© Josh Sager – October 2015
In psychology, there is a very interesting cognitive bias called the Dunning–Kruger effect (aka. “illusory superiority”). People suffering from this bias are so ignorant or unintelligent that they cannot rationally assess their own competence, thus end up thinking that they are significantly more competent than they are in reality. This bias breeds arrogant ignorance, where uninformed or unskilled people believe themselves to be extremely competent, if not more competent than people who actually have experience in the relevant field.
The Dunning-Kruger bias also effects the highly-competent and informed, leading some competent individuals to underestimate their own knowledge. People who recognize the complexity of issues and understand that their knowledge likely only scratches the surface routinely rate themselves as less competent than they are.
In totality, the Dunning-Kruger bias creates a situation where loud and arrogant ignoramuses assert that they know the answer to everything (while really proposing nonsense), while intelligent people try to make nuanced and humble (not asserting immediate and perfect solutions to complex problem) arguments for their policies.
If this dichotomy sounds familiar to anybody, this is because it is perfectly represented in the current American political landscape. The right wing has fallen completely under the thrall of the Dunning-Kruger effect’s arrogant know-nothingism while liberals have tried to remain somewhat more balanced.
In the past, both parties had significant anti-intellectual and ignorant populations, but party leadership kept this under control by ensuring that the actual policies that were under consideration were largely based in reality. The politicians who most exemplified the Dunning-Kruger effect (ex. the John Birch Society) were marginalized and not allowed to control the party line.
Today, the Democrats have largely retained this status quo, but the Republican establishment has been wholly consumed by the know-nothing extremists who were previously kept to the margins. With these extremists controlling their narrative, the GOP has spiraled into a world of pure rhetoric that is completely detached from objective reality. In the eyes of this know-nothing GOP, every problem can be solved through very simple solutions that just happen to line up exactly with their long-held beliefs and the interests of their donors—there is no room for complexity, nuance, or a diverse portfolio of solutions. Contrasting the GOP and Democratic debates gives us numerous examples of this, and even a casual viewer can see that the GOP is far more willing to accept simplistic and unrealistic policy “solutions” to complex issues than the Democrats.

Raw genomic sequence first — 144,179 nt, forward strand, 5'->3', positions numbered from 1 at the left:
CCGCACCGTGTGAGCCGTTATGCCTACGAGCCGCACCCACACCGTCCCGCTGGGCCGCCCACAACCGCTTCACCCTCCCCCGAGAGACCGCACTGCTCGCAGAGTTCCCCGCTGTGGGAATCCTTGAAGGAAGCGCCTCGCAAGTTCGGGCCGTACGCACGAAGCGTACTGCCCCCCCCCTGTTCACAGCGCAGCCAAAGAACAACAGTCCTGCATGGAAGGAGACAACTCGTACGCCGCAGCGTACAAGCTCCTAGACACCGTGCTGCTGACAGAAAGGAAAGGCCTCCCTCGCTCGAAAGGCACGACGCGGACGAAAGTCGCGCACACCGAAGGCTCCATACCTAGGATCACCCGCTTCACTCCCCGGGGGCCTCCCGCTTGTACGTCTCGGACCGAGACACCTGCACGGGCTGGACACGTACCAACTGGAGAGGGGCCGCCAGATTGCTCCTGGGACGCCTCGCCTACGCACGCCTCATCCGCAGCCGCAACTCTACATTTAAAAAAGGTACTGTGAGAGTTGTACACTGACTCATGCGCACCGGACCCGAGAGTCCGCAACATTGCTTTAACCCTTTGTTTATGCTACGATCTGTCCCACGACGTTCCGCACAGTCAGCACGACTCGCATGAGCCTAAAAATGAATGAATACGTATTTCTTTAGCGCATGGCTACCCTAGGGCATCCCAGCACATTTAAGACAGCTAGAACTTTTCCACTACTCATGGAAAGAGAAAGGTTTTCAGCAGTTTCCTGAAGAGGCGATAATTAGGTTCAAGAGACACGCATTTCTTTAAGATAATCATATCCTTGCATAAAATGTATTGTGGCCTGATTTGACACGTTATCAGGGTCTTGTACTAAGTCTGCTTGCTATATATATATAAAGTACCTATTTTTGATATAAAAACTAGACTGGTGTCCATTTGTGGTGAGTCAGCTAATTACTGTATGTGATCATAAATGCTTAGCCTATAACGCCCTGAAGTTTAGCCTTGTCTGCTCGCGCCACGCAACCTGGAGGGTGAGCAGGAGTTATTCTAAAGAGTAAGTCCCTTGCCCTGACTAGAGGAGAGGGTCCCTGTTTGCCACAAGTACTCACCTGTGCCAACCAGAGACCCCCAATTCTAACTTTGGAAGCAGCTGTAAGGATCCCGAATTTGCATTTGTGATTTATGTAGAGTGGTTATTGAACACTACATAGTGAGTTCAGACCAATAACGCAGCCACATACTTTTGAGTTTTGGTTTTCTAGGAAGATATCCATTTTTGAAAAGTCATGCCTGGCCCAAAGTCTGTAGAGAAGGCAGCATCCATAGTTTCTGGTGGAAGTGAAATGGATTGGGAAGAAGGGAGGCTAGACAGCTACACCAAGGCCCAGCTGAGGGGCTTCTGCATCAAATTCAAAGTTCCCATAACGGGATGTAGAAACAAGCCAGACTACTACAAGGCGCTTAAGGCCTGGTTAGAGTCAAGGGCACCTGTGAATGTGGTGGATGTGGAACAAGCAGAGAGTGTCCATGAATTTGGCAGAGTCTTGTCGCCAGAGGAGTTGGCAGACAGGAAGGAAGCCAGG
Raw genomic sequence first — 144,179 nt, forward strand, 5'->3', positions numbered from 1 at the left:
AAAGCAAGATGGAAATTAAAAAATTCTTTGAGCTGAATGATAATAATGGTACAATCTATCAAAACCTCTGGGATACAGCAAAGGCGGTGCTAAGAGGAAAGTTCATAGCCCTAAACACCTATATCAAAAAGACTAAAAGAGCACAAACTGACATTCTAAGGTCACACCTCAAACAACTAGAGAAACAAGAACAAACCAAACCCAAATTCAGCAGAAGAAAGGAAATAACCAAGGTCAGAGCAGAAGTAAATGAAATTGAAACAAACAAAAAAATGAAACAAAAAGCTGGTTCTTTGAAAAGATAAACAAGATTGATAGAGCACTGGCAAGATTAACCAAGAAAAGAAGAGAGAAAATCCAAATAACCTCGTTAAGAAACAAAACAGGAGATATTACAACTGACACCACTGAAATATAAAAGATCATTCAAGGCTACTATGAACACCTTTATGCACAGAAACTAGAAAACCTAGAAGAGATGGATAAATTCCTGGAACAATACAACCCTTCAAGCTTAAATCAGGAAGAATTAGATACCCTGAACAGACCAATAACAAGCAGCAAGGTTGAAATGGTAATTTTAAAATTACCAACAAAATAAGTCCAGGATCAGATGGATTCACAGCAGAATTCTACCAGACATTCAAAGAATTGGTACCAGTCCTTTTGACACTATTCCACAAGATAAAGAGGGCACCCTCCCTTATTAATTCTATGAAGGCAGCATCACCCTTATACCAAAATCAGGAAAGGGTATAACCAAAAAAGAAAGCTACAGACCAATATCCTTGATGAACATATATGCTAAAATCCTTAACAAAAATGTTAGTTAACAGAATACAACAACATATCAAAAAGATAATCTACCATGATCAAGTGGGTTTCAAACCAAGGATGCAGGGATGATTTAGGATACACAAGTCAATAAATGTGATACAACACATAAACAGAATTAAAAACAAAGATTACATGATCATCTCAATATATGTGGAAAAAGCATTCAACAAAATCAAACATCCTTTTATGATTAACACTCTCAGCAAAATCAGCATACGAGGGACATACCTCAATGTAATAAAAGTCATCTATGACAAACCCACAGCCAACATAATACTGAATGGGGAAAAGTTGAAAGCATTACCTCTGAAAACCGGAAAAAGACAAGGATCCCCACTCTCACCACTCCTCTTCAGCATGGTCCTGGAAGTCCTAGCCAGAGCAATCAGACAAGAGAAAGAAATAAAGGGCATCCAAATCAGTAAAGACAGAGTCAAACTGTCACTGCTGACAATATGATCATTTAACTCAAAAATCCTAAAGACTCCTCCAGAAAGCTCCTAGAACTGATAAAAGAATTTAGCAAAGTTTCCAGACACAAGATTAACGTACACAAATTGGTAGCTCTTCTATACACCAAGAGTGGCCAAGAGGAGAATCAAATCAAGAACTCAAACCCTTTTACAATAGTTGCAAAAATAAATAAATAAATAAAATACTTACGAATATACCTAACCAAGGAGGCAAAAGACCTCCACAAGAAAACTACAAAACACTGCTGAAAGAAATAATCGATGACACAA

For example, the GOP candidates are proposing tax plans that they claim will account for the complexity of the economy in impossibly simplistic ways (the most extreme examples of this are Fiorina, who wants the tax code to be limited to 3 pages long, and Cruz, who thinks that tax forms should fit on the back of a postcard). Additionally, every expert analysis of these plans indicates that they will be massively regressive or impossible to implement, yet the GOP simply refuses to address these concerns on any substantive level (they simply disagree with the experts without providing any supporting evidence for their argument). Conversely, the Democratic candidates have much more nuanced discussions about shifting marginal tax rates to raise revenue in the most efficient manner. They are willing to discuss these details on a much deeper level than the GOP and have not simply rejected expert criticisms without evidence.
This disparity in the intellectual abilities between the parties is largely replicated in the speaking styles of the candidates. According to a recent analysis by the Boston Globe, the two GOP frontrunners in the GOP primary speak between the 5.9 grade level (Carson) and the 4.1 grade level (Trump), while the two Democratic front runners speak between the 10.1 grade level (Sanders) and the 7.7 grade level (Hillary).
Unfortunately, the American public has a shocking lack of policy knowledge and it is human nature to correlate assertiveness with competence—in effect, a leader who is very assertive, yet completely wrong, is more likely to be successful in getting support than a leader who is much more measured, yet holds factual policies. Many Americans listen to the GOP’s simple and easy to understand rhetoric, which is delivered with absolute certainty, and support them without ever realizing that they are being led down the rabbit hole to hang out with the political equivalent to the mad hatter.